Maybe some wrong information is coming to that part of the world, because I remember like today that Greeks in the island were violating the rules and making ethnic cleansing. Turkey demanded UK to get involved in the situation, and stop raids and murderers, but because UK didnt give any chance that Turkey would get in Cyprus, they left Greek part loose, and they went on and on to arm the Greeks of Northern region. So Turkey had to get involved in the situation directly and had to invade. The invasion happened with all of a sudden attack and it was impossible to make an ethnic cleansing, even if Turks would want to do it(I dont say that they wanted to do it, the point was to keep the Turks in the island safe). I still remember the bodies of kids in a bathtub in blood. We were watching those pictures of dead Turks a lot then. Later the Greeks and Turks got separated, but not in violence. At that phase maybe Turks occupied Greeks homes, I dont know, but even if they have done so, Greeks too must have occupied everything Turks left behind. But I am not clear about the details.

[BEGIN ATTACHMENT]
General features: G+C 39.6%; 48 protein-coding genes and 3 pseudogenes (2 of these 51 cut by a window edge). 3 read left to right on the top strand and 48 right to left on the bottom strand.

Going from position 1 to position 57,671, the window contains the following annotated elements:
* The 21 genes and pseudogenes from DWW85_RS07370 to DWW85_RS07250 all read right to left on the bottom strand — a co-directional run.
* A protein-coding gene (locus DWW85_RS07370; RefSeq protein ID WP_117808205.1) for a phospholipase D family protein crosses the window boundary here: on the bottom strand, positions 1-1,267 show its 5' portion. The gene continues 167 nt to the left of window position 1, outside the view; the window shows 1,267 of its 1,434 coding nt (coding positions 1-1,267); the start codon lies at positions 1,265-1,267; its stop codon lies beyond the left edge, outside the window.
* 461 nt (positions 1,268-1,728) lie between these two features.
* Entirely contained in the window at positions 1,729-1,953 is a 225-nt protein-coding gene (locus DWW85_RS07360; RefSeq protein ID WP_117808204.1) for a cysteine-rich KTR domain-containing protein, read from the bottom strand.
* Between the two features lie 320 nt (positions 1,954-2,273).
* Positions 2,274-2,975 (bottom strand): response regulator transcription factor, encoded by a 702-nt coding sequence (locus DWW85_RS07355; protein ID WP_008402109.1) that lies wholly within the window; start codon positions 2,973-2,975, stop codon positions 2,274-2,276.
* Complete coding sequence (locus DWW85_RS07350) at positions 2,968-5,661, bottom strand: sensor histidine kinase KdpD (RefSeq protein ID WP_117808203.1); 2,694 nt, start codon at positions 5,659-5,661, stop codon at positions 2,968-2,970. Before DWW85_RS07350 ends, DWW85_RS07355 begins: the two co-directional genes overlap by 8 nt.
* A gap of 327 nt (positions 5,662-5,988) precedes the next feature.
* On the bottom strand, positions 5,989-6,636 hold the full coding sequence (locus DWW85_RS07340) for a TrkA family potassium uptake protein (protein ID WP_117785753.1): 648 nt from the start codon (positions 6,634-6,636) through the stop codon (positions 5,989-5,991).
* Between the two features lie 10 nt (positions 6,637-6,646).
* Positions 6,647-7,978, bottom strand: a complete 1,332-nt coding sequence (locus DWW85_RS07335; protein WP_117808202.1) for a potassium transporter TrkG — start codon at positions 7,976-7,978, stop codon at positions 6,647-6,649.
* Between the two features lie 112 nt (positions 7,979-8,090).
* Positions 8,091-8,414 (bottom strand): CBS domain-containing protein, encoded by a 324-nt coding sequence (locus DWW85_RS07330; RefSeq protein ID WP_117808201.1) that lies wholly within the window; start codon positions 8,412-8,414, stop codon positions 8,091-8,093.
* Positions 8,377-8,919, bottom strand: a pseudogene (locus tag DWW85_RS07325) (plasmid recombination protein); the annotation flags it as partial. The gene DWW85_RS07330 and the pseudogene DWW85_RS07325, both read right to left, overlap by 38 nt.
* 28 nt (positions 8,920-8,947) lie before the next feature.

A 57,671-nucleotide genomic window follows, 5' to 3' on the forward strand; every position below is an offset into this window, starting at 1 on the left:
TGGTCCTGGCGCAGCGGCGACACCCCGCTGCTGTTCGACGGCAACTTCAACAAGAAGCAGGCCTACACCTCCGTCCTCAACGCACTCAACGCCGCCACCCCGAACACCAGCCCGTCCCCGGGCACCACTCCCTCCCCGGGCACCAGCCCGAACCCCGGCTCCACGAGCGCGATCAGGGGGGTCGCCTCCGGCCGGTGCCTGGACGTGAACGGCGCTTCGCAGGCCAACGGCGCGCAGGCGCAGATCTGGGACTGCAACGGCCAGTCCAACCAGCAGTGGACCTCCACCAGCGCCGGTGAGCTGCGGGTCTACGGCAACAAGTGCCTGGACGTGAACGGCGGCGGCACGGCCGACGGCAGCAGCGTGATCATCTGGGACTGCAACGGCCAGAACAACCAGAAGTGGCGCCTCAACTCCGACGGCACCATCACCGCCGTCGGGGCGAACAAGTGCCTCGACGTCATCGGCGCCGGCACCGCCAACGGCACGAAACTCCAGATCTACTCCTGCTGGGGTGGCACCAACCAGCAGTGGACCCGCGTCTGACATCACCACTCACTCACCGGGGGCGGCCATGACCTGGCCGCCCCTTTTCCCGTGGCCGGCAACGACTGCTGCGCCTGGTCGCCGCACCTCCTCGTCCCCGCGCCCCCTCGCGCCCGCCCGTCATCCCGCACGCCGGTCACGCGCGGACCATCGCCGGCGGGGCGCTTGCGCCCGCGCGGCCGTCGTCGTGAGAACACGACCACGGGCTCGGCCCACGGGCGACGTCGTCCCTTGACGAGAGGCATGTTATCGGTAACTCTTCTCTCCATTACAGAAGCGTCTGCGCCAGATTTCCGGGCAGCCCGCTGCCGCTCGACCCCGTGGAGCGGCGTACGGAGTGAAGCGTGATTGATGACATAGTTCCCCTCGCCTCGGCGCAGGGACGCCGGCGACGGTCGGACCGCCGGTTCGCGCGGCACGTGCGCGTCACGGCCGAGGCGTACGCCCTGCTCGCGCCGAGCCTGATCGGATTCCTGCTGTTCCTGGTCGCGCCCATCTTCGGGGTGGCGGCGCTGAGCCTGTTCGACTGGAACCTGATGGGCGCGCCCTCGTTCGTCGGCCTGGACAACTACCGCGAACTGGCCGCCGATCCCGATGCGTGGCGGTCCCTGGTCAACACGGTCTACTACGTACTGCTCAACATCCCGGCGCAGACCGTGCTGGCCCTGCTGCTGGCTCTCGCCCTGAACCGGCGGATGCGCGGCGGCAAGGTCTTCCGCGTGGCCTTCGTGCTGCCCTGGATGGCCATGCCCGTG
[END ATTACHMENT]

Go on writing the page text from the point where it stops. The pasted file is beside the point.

The point is that, we werent fond of invading around. It was really a bleeding scar for the whole Turkish society and we had to, otherwise we were watching murderers of Turks in the island.

              It is estimated that one and a half million Armenians perished between 1915 and 1923. There were an estimated two million Armenians living in the Ottoman Empire on the eve of W.W.I. Well over a million were deported in 1915. Hundreds of thousands were butchered outright. Many others died of starvation, exhaustion, and epidemics which ravaged the concentration camps. Among the Armenians living along the periphery of the Ottoman Empire many at first escaped the fate of their countrymen in the central provinces of Turkey.

              Turkey continues to deny that this occurred.

              "We did not commit a crime, therefore we do not need to apologise." - Erdogan in 2008

              Those numbers are not clear, some say one million, some 500 tousand, some 1,5 million. The point is that, it was cruel and unbearable even now. But there are multiple factors:
              1) Armenians got organized for decades in various cities of the empire, mainly in eastern region, but also in western cities as well, and they were cooperating with Russia, UK and France. The official archives tell the background relations. The operations of those organizations were raids, murderers and ethnic cleansing.